[..] The initial flurry of newspaper, radio and TV ads now will avoid mention of the legal requirement, she said in an interview. Instead, reference to the census law will be highlighted only in ads appearing after census day on May 16, to capture late filers.

And the revamped ads will remind Canadians that persistent census staff will be contacting tardy households.
And a door in the face will be awaiting any meddling bureaucrats that step onto my property.

The MANY intrusive questions for the 2006 census can be read here, along with reasons given by StatsCan for asking the questions.

Andrew Irvine, professor of Philosophy at the University of British Columbia in Vancouver, writing during the last census year, examines some of the questions. From 2001:
After completing the form, I began to wonder. Is there anything the government believes it doesn't have a right to know about me? Are there any limits that it feels obliged to impose upon itself when asking questions of its citizens? In a democracy, should it simply be assumed that the government has a right to ask us anything?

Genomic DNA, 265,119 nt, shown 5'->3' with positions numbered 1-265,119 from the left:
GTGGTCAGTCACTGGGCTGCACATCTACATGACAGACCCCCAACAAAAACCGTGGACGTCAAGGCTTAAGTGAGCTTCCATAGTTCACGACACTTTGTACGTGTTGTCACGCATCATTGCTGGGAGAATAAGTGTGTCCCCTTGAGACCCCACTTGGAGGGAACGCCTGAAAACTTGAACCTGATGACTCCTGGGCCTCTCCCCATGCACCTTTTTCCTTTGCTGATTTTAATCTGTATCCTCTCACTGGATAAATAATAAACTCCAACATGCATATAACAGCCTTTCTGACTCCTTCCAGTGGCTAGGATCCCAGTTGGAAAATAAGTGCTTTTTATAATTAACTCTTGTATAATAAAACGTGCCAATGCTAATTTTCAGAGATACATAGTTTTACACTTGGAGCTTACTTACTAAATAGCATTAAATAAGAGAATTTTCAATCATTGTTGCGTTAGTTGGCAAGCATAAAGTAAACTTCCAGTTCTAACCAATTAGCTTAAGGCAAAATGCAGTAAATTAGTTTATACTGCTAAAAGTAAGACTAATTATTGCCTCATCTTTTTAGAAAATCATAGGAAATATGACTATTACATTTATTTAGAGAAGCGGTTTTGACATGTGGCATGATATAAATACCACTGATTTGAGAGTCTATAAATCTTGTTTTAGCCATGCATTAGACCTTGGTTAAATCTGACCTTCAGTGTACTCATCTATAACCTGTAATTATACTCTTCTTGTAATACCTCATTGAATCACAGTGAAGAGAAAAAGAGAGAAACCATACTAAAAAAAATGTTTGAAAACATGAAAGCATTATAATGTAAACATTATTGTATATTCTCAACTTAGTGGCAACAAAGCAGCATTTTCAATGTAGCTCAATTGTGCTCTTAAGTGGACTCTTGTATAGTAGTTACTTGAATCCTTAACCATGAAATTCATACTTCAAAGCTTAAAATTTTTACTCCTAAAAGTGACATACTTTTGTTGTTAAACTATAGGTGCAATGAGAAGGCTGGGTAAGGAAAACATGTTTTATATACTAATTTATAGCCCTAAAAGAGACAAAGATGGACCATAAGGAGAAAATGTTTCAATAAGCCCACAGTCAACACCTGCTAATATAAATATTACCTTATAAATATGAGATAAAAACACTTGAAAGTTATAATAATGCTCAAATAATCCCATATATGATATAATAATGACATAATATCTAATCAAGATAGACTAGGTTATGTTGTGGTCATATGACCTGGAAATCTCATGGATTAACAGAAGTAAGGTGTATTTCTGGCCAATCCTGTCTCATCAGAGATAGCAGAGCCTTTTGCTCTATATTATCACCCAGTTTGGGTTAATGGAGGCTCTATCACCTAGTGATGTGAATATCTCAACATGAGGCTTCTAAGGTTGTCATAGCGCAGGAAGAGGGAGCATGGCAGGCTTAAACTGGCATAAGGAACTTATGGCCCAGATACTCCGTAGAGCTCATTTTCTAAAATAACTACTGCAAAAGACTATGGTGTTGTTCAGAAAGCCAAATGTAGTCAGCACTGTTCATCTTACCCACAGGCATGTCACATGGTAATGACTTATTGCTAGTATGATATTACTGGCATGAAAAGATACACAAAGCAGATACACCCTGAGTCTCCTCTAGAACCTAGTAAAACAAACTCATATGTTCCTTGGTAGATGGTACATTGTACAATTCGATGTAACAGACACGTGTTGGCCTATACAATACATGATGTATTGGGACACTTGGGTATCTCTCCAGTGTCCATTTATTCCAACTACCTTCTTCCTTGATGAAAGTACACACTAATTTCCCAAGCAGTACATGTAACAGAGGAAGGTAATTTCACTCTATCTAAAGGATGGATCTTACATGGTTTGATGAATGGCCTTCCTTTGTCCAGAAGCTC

One worry is about the mandatory disclosure of living arrangements.

[..] Another worry concerns race. Of the fifty-seven questions involving so-called "sociocultural information"", several are about race, ethnicity and ancestry. In them, careful distinction is made between West Asian, Southeast Asian, Japanese, Korean and Chinese socioculturnal groups. Yet no similar distinctions exist for people whose ancestors originated in either Africa or Europe. Here, Black and White are the only choices. Not only are such categories notoriously vague and subjective, they also have no basis in scientific fact.

Defenders of these kinds of questions might argue that this information helps the government to provide services to its citizens in their languages of choice. But if this is the intent, earlier questions specifically about language would have been sufficient.

Instead, as we are told on the census form itself, this information "is collected to support programs that promote equal opportunity for everyone to share in the social, cultural and economic life of Canada."